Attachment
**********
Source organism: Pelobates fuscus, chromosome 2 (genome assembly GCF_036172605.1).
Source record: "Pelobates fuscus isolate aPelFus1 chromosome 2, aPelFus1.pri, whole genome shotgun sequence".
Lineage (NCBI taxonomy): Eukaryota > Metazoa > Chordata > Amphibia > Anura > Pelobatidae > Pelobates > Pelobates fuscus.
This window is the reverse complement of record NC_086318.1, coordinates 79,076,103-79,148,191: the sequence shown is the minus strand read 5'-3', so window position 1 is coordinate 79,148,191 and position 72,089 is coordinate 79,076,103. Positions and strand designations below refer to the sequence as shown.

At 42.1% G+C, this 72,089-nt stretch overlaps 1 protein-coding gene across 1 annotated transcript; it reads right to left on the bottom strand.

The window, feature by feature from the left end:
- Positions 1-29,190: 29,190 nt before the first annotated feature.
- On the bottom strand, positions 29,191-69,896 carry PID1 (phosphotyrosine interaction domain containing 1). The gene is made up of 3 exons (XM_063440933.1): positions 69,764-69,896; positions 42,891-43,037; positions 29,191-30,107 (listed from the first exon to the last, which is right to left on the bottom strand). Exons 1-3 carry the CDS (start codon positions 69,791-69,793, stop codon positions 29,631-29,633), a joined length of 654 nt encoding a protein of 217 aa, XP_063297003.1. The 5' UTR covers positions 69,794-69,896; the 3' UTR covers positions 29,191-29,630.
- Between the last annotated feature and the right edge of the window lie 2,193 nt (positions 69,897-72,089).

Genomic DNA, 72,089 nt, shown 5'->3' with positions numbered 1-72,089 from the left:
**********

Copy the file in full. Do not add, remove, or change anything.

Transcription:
Source organism: Pelobates fuscus, chromosome 2 (genome assembly GCF_036172605.1).
Source record: "Pelobates fuscus isolate aPelFus1 chromosome 2, aPelFus1.pri, whole genome shotgun sequence".
Lineage (NCBI taxonomy): Eukaryota > Metazoa > Chordata > Amphibia > Anura > Pelobatidae > Pelobates > Pelobates fuscus.
This window is the reverse complement of record NC_086318.1, coordinates 79,076,103-79,148,191: the sequence shown is the minus strand read 5'-3', so window position 1 is coordinate 79,148,191 and position 72,089 is coordinate 79,076,103. Positions and strand designations below refer to the sequence as shown.

At 42.1% G+C, this 72,089-nt stretch overlaps 1 protein-coding gene across 1 annotated transcript; it reads right to left on the bottom strand.

The window, feature by feature from the left end:
- Positions 1-29,190: 29,190 nt before the first annotated feature.
- On the bottom strand, positions 29,191-69,896 carry PID1 (phosphotyrosine interaction domain containing 1). The gene is made up of 3 exons (XM_063440933.1): positions 69,764-69,896; positions 42,891-43,037; positions 29,191-30,107 (listed from the first exon to the last, which is right to left on the bottom strand). Exons 1-3 carry the CDS (start codon positions 69,791-69,793, stop codon positions 29,631-29,633), a joined length of 654 nt encoding a protein of 217 aa, XP_063297003.1. The 5' UTR covers positions 69,794-69,896; the 3' UTR covers positions 29,191-29,630.
- Between the last annotated feature and the right edge of the window lie 2,193 nt (positions 69,897-72,089).

Genomic DNA, 72,089 nt, shown 5'->3' with positions numbered 1-72,089 from the left: